For the mathematically-minded, Barrow offers a delightful curiosity-quencher:

An interesting question is to ask how long a straight line could be drawn with a typical HB pencil before the lead was exhausted. The thickness of graphite left on a sheet of paper by a soft 2B pencil is about 20 nanometers and a carbon atom has a diameter of 0.14 nanometers, so the pencil line is only about 143 atoms thick. The pencil lead is about 1 mm in radius and therefore ? square mm in area. If the length of the pencil is 15 cm, then the volume of graphite to be spread out on a straight line is 150? cubic mm. If we draw a line of thickness 20 nanometers and width 2 mm, then there will be enough lead to continue for a distance L = 150? / 4 X 10-7 mm = 1,178 kilometers.

100 Essential Things You Didn’t Know You Didn’t Know: Math Explains Your World goes on to explore such fascinating questions as the origami of the universe, what rugby has to do with relativity, how long things are likely to survive, and more.


Turning Abruptly from Friendship to Love: Sartre’s Love Letter to Simone de Beauvoir

“I am mastering my love for you and turning it inwards as a constituent element of myself.”

As a lover of spectacular love letters, especially ones between history’s creative and intellectual power couples — like those between Frida Kahlo and Diego Rivera, Virginia Woolf and Vita Sackville-West, Georgia O’Keeffe and Alfred Stieglitz, Charles and Ray Eames, and Henry Miller and Anaïs Nin — I was delighted to come upon a gem from legendary French existentialist philosopher, novelist, and political activist Jean-Paul Sartre (June 21, 1905–April 15, 1980) to celebrated French writer, intellectual, and feminist theorist Simone de Beauvoir (January 9, 1908–April 14, 1986).

In this beautiful missive from the spring of 1929, found in the altogether wonderful collection Witness to My Life: The Letters of Jean-Paul Sartre to Simone De Beauvoir, 1926-1939 (public library), 24-year-old Jean-Paul writes to 21-year-old Simone de Beauvoir — herself the eventual masterful writer of breakup letters — at the dawn of their romance, shortly before he proposed marriage, which Simone turned down; instead, the two embarked on their famous lifelong open relationship.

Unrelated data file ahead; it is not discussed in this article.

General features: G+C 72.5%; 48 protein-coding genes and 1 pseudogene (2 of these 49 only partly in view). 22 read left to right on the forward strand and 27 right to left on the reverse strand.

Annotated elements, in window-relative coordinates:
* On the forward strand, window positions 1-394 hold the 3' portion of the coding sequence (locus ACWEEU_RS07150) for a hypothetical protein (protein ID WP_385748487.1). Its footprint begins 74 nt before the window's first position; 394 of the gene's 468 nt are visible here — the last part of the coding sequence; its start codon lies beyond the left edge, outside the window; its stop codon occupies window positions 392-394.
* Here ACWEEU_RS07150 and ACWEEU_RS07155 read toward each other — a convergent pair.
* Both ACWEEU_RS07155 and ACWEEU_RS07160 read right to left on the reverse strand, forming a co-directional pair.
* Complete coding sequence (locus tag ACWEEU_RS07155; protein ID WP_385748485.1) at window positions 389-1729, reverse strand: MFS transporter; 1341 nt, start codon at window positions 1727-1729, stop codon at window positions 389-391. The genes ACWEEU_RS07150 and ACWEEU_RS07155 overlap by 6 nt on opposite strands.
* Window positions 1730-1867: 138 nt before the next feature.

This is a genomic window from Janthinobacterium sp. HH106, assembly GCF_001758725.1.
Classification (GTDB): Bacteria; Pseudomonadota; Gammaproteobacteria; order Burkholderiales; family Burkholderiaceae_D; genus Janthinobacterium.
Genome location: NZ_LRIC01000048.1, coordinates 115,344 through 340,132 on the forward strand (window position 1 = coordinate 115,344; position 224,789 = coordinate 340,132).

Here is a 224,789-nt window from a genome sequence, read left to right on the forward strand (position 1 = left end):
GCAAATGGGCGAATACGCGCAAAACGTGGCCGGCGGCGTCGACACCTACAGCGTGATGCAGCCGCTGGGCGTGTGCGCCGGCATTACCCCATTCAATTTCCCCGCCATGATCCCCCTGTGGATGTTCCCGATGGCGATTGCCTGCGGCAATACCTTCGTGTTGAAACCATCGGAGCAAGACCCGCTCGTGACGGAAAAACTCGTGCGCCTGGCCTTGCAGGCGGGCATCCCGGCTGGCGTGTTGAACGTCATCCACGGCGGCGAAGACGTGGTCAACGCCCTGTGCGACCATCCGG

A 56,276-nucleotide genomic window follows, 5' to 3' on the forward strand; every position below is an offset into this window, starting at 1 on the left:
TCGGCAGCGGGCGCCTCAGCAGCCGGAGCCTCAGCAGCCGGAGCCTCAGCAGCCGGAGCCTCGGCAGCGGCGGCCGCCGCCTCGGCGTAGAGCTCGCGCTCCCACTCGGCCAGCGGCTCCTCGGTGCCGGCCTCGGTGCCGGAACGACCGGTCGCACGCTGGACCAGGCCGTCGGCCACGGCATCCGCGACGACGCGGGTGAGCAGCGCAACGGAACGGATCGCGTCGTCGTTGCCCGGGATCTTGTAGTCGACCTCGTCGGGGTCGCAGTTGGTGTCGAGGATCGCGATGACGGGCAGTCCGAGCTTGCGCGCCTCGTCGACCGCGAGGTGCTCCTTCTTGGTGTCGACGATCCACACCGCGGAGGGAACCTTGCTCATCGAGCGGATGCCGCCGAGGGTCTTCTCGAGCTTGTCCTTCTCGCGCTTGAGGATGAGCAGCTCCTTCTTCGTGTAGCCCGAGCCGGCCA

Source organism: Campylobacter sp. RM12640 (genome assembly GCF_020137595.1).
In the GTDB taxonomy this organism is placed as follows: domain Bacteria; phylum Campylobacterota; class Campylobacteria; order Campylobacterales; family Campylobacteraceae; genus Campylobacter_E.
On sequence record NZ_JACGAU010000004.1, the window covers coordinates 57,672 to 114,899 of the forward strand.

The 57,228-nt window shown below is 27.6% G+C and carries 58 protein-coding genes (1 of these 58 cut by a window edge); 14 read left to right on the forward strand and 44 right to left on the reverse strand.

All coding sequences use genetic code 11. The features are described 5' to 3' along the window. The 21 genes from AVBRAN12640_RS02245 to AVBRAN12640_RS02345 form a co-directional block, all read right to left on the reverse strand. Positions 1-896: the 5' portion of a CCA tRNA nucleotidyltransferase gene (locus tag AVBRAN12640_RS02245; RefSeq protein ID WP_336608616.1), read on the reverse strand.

My dear little girl

For a long time I’ve been wanting to write to you in the evening after one of those outings with friends that I will soon be describing in “A Defeat,” the kind when the world is ours. I wanted to bring you my conqueror’s joy and lay it at your feet, as they did in the Age of the Sun King. And then, tired out by all the shouting, I always simply went to bed. Today I’m doing it to feel the pleasure you don’t yet know, of turning abruptly from friendship to love, from strength to tenderness. Tonight I love you in a way that you have not known in me: I am neither worn down by travels nor wrapped up in the desire for your presence. I am mastering my love for you and turning it inwards as a constituent element of myself. This happens much more often than I admit to you, but seldom when I’m writing to you. Try to understand me: I love you while paying attention to external things. At Toulouse I simply loved you. Tonight I love you on a spring evening. I love you with the window open. You are mine, and things are mine, and my love alters the things around me and the things around me alter my love.

My dear little girl, as I’ve told you, what you’re lacking is friendship. But now is the time for more practical advice. Couldn’t you find a woman friend? How can Toulouse fail to contain one intelligent young woman worthy of you*? But you wouldn’t have to love her. Alas, you’re always ready to give your love, it’s the easiest thing to get from you. I’m not talking about your love for me, which is well beyond that, but you are lavish with little secondary loves, like that night in Thiviers when you loved that peasant walking downhill in the dark, whistling away, who turned out to be me. Get to know the feeling, free of tenderness, that comes from being two. It’s hard, because all friendship, even between two red-blooded men, has its moments of love. I have only to console my grieving friend to love him; it’s a feeling easily weakened and distorted. But you’re capable of it, and you must experience it. And so, despite your fleeting misanthropy, have you imagined what a lovely adventure it would be to search Toulouse for a woman who would be worthy of you and whom you wouldn’t be in love with? Don’t bother with the physical side or the social situation. And search honestly. And if you find nothing, turn Henri Pons, whom you scarcely love anymore, into a friend.